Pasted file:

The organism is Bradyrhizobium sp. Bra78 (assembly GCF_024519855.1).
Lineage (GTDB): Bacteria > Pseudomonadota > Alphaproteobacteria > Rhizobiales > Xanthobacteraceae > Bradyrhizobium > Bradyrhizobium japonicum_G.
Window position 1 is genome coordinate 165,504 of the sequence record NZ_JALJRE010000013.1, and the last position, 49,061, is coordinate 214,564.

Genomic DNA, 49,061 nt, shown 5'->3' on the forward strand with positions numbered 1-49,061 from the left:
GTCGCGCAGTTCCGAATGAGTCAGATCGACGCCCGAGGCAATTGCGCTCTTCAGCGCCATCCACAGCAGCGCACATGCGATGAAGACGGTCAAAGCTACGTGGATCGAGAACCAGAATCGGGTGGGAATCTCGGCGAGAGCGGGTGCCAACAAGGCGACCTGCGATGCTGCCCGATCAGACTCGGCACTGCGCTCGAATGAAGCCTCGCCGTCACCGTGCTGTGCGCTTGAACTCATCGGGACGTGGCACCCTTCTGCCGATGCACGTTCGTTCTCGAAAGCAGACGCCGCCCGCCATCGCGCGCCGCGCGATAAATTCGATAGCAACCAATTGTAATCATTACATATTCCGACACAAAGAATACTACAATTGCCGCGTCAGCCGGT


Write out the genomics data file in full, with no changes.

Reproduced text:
The organism is Bradyrhizobium sp. Bra78 (assembly GCF_024519855.1).
Lineage (GTDB): Bacteria > Pseudomonadota > Alphaproteobacteria > Rhizobiales > Xanthobacteraceae > Bradyrhizobium > Bradyrhizobium japonicum_G.
Window position 1 is genome coordinate 165,504 of the sequence record NZ_JALJRE010000013.1, and the last position, 49,061, is coordinate 214,564.

Genomic DNA, 49,061 nt, shown 5'->3' on the forward strand with positions numbered 1-49,061 from the left:
GTCGCGCAGTTCCGAATGAGTCAGATCGACGCCCGAGGCAATTGCGCTCTTCAGCGCCATCCACAGCAGCGCACATGCGATGAAGACGGTCAAAGCTACGTGGATCGAGAACCAGAATCGGGTGGGAATCTCGGCGAGAGCGGGTGCCAACAAGGCGACCTGCGATGCTGCCCGATCAGACTCGGCACTGCGCTCGAATGAAGCCTCGCCGTCACCGTGCTGTGCGCTTGAACTCATCGGGACGTGGCACCCTTCTGCCGATGCACGTTCGTTCTCGAAAGCAGACGCCGCCCGCCATCGCGCGCCGCGCGATAAATTCGATAGCAACCAATTGTAATCATTACATATTCCGACACAAAGAATACTACAATTGCCGCGTCAGCCGGT